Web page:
library. JSCH would be a good candidate since it is open source and it
    supports tunnelling. Having set up the tunnel you can simply post to
    localhost.

    Silvio
    Silvio, Mar 27, 2013
    #6
  7. RVic

    RVic Guest

    Thank you. I was thinking I would have to create a socket listener on the server side once I had an ssh connection set up with Jsch. I am looking through the Jsch examples (I am enclosing one in particular caled ViaHTTP) but I cannot, for the life of me, see how I would then perform my Post within that framework? Can you please explain further? Thank you!


    String proxy_host;
    int proxy_port;

    try{
    JSch jsch=new JSch();

    String host=null;
    if(arg.length>0){
    host=arg[0];
    }
    else{
    host=JOptionPane.showInputDialog("Enter username@hostname",
    System.getProperty("user.name")+
    "@localhost");
    }
    String user=host.substring(0, host.indexOf('@'));
    host=host.substring(host.indexOf('@')+1);

    Session session=jsch.getSession(user, host, 22);

    String proxy=JOptionPane.showInputDialog("Enter proxy server",
    "hostname:port");
    proxy_host=proxy.substring(0, proxy.indexOf(':'));
    proxy_port=Integer.parseInt(proxy.substring(proxy.indexOf(':')+1));

    session.setProxy(new ProxyHTTP(proxy_host, proxy_port));

    // username and password will be given via UserInfo interface.
    UserInfo ui=new MyUserInfo();
    session.setUserInfo(ui);

    session.connect();

    Channel channel=session.openChannel("shell");

    channel.setInputStream(System.in);
    channel.setOutputStream(System.out);

    channel.connect();
    }
    catch(Exception e){
    System.out.println(e);
    }
    RVic, Mar 27, 2013
    #7
  8. RVic

    Silvio Guest

    On 03/27/2013 02:45 PM, RVic wrote:
    > Thank you. I was thinking I would have to create a socket listener on the server side once I had an ssh connection set up with Jsch. I am looking through the Jsch examples (I am enclosing one in particular caled ViaHTTP) but I cannot, for the life of me, see how I would then perform my Post within that framework? Can you please explain further? Thank you!
    >
    >
    > String proxy_host;
    > int proxy_port;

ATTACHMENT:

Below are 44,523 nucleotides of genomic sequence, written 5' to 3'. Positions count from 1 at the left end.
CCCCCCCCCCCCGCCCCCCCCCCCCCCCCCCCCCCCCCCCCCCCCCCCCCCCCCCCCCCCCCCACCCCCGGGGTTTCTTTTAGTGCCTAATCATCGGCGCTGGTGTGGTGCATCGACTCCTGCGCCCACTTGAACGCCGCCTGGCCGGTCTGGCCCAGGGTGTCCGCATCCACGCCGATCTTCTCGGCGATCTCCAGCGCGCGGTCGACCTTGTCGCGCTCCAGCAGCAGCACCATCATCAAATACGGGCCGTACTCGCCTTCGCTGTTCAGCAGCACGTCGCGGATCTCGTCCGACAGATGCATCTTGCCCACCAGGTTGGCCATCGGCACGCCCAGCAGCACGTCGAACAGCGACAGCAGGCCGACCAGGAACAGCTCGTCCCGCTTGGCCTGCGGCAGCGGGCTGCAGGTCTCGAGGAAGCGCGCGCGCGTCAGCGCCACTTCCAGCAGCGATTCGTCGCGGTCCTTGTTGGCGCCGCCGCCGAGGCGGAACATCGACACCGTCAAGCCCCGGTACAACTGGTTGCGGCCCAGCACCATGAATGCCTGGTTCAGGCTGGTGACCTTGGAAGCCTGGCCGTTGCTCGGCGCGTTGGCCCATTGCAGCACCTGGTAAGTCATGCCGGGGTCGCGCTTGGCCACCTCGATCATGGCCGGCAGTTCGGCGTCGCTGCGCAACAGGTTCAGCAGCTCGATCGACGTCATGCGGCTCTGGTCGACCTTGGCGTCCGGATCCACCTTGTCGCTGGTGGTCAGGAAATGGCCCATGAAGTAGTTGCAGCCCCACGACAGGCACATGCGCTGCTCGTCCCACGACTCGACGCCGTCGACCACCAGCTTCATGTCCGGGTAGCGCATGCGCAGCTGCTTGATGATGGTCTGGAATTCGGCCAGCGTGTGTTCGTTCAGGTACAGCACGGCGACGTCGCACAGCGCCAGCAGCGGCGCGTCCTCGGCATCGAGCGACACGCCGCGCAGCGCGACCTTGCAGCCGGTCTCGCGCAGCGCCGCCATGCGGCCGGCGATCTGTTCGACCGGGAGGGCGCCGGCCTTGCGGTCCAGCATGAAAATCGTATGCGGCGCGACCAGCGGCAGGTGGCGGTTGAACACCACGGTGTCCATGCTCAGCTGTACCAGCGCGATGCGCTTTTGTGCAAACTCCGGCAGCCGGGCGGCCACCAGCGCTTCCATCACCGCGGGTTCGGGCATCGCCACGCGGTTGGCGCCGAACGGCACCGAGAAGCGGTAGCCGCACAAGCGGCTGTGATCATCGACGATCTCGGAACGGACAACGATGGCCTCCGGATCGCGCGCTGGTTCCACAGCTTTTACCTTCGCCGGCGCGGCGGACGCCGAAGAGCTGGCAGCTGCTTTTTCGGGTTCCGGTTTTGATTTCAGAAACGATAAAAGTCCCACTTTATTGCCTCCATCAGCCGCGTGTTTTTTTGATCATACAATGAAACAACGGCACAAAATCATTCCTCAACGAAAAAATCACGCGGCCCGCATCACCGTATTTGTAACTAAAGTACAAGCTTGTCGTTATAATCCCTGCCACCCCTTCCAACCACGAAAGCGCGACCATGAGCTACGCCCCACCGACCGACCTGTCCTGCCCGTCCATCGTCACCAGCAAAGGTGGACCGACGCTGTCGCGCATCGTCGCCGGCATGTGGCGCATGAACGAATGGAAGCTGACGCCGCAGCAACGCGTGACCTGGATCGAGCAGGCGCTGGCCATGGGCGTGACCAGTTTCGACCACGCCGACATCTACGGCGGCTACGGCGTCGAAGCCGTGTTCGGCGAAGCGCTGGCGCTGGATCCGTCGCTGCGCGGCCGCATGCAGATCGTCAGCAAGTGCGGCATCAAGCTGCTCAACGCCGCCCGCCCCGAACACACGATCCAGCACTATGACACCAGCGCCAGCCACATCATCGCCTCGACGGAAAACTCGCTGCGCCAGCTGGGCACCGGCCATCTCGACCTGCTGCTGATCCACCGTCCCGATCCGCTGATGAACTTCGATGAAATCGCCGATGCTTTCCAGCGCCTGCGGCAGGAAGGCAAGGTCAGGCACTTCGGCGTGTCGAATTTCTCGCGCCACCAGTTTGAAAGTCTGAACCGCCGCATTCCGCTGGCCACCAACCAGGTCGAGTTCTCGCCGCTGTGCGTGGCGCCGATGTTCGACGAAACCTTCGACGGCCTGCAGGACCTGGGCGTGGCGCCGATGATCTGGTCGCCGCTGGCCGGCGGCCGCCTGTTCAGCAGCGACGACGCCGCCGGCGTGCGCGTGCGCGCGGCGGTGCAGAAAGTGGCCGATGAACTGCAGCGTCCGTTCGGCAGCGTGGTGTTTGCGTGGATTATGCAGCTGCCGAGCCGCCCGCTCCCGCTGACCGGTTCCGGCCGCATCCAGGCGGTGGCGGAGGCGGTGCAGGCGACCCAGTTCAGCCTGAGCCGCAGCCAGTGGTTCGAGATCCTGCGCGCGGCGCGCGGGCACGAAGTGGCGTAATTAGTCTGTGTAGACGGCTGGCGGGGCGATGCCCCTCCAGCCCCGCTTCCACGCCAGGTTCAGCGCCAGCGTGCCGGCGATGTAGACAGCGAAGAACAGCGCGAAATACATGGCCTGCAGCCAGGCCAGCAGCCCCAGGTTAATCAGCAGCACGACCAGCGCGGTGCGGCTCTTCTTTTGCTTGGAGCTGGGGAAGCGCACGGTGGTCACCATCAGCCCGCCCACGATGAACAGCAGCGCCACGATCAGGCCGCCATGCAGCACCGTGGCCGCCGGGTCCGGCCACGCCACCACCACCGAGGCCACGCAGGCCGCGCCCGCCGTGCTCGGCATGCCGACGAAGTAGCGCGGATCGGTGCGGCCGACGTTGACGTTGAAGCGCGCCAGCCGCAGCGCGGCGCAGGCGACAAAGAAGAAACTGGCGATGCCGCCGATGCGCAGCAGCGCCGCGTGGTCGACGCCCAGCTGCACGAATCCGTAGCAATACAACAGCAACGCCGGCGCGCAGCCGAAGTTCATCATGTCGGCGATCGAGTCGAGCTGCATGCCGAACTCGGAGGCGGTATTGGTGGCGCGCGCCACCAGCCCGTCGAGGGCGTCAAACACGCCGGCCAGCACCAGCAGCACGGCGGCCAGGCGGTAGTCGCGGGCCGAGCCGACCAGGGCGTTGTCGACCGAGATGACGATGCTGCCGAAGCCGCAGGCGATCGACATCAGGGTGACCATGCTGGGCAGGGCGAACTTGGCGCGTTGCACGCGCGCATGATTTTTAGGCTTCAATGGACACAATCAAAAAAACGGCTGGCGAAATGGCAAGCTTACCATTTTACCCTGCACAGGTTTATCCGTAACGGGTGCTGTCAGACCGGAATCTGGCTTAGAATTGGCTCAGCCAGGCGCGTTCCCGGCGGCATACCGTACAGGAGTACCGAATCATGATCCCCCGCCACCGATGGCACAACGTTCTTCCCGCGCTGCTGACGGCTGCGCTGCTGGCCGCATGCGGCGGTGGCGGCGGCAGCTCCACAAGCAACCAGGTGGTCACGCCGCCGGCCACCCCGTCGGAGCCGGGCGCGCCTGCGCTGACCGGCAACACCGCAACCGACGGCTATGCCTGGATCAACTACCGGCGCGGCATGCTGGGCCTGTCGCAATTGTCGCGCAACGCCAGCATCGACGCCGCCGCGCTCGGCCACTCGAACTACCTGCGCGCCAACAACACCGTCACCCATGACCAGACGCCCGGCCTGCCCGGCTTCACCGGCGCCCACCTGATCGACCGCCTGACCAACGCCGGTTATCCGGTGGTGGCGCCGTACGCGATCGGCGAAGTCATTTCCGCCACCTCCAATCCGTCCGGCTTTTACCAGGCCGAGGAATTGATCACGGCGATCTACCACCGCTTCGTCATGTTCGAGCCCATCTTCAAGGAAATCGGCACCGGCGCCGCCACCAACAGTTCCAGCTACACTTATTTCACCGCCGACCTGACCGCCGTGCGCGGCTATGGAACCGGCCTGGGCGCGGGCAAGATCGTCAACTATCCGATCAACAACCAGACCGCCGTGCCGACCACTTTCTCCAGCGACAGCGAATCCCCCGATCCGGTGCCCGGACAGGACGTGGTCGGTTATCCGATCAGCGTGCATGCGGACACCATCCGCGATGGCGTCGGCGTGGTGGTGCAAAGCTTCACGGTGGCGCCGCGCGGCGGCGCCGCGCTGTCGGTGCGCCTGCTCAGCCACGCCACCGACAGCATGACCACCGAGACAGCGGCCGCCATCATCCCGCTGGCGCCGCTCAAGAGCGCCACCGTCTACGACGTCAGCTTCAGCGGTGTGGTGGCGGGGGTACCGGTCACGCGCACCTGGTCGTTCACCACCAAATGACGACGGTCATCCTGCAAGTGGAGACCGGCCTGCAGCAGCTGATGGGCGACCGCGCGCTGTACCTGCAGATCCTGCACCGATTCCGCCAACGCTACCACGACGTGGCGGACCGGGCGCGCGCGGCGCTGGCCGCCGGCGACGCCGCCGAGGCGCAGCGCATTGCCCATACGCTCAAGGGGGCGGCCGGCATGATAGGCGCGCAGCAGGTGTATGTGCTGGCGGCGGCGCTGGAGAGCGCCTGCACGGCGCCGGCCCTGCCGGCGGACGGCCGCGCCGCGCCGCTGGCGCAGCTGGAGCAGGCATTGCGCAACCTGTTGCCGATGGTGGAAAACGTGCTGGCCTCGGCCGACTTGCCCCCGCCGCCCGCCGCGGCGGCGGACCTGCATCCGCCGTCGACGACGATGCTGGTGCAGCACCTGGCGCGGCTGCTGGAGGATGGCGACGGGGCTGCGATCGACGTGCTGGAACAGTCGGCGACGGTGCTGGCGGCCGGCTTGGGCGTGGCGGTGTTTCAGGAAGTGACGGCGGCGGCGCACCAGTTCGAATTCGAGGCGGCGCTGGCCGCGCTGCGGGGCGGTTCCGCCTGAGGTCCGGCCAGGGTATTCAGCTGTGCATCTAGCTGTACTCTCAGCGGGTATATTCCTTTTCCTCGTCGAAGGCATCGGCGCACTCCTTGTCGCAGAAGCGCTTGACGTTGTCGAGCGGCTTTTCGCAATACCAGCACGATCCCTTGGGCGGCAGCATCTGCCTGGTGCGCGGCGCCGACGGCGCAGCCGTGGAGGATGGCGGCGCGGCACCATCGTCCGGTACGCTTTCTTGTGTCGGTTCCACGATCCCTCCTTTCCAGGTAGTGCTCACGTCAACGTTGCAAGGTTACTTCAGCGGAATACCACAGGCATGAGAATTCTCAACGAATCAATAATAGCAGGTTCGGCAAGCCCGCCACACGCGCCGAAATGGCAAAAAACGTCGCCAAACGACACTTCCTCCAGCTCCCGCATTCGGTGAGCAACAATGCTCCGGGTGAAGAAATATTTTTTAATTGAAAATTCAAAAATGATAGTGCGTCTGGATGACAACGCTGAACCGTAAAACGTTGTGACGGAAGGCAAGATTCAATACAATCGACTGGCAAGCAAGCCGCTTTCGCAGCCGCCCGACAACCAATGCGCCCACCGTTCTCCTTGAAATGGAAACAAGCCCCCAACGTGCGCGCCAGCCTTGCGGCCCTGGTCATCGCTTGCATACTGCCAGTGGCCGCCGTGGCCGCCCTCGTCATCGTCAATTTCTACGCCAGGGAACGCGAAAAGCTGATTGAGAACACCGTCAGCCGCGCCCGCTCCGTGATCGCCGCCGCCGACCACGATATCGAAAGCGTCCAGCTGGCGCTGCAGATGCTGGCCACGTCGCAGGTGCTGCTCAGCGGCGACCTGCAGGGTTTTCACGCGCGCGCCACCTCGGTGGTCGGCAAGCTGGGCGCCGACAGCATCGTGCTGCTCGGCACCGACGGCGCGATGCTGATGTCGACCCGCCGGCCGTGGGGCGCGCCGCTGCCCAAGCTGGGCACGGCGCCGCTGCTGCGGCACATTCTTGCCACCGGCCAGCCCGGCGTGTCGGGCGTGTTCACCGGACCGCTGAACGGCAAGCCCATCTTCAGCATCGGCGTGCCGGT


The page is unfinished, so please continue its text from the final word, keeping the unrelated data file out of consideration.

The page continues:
>
    > try{
    > JSch jsch=new JSch();
    >
    > String host=null;
    > if(arg.length>0){
    > host=arg[0];
    > }
    > else{
    > host=JOptionPane.showInputDialog("Enter username@hostname",
    > System.getProperty("user.name")+
    > "@localhost");
    > }
    > String user=host.substring(0, host.indexOf('@'));
    > host=host.substring(host.indexOf('@')+1);
    >
    > Session session=jsch.getSession(user, host, 22);
    >
    > String proxy=JOptionPane.showInputDialog("Enter proxy server",
    > "hostname:port");
    > proxy_host=proxy.substring(0, proxy.indexOf(':'));
    > proxy_port=Integer.parseInt(proxy.substring(proxy.indexOf(':')+1));
    >
    > session.setProxy(new ProxyHTTP(proxy_host, proxy_port));
    >
    > // username and password will be given via UserInfo interface.
    > UserInfo ui=new MyUserInfo();
    > session.setUserInfo(ui);
    >
    > session.connect();
    >
    > Channel channel=session.openChannel("shell");
    >
    > channel.setInputStream(System.in);
    > channel.setOutputStream(System.out);
    >
    > channel.connect();
    > }
    > catch(Exception e){
    > System.out.println(e);
    > }
    >



    I am guessing you meant this as a reply to my post...

    If you setup a tunnel using JSCH (which requires adding an addition
    connection property string to the connection that specifies the server
    destination host:port and the local port on the client side then any
    communication going through localhost:port on the client will be
    tunnelled via SSH and reach the destination host:port on the server side.
    So assuming that there is an existing servlet on the server side that is
    listening for HTTP requests on port 80 on the same box you make the SSH
    connection to you server host:port would be localhost:80 and you could
    use any desired port on the client side, lets say 8080. After that you
    can use new URL("http://localhost:8080/path/to/the/servlet/") and do a
    normal post from the client. The tunnel will automagically make your
    request reach the servlet.

    Despite what others have said the standard HTTP client in Java works
    fine and will probably give you what you need. If the servlet might barf
    on the URL because of the localhost:8080 you could even use any
    imaginable URL like new URL("http://www.whatever.com/path/to/servlet/")
    and use the proxy option of URL#openConnection to get traffic through
    localhost:8080.

    Good luck,

    Silvio
    Silvio, Mar 27, 2013
    #8
  9. RVic

    RVic Guest

    Silvio, Thank you -- but I am a little confused by what you say. Right now, using JSCH I can connect with:

    JSch jsch = new JSch();
    Session session = jsch.getSession("me"/*user*/, "moonprod"/*serverURL*/);
    session.setPort(22);
    session.setPassword(password);
    session.connect();

    And the servlet I must reach is on Tomcat on the server on port 28080 which would be hit as http://moonprod:28080/servlets/myservlet
    What are you saying, below, that I should change? Thank you!



    <<If you setup a tunnel using JSCH (which requires adding an addition
    connection property string to the connection that specifies the server
    destination host:port and the local port on the client side then any
    communication going through localhost:port on the client will be
    tunnelled via SSH and reach the destination host:port on the server side.
    So assuming that there is an existing servlet on the server side that is
    listening for HTTP requests on port 80 on the same box you make the SSH
    connection to you server host:port would be localhost:80 and you could
    use any desired port on the client side, lets say 8080. After that you
    can use new URL("http://localhost:8080/path/to/the/servlet/") and do a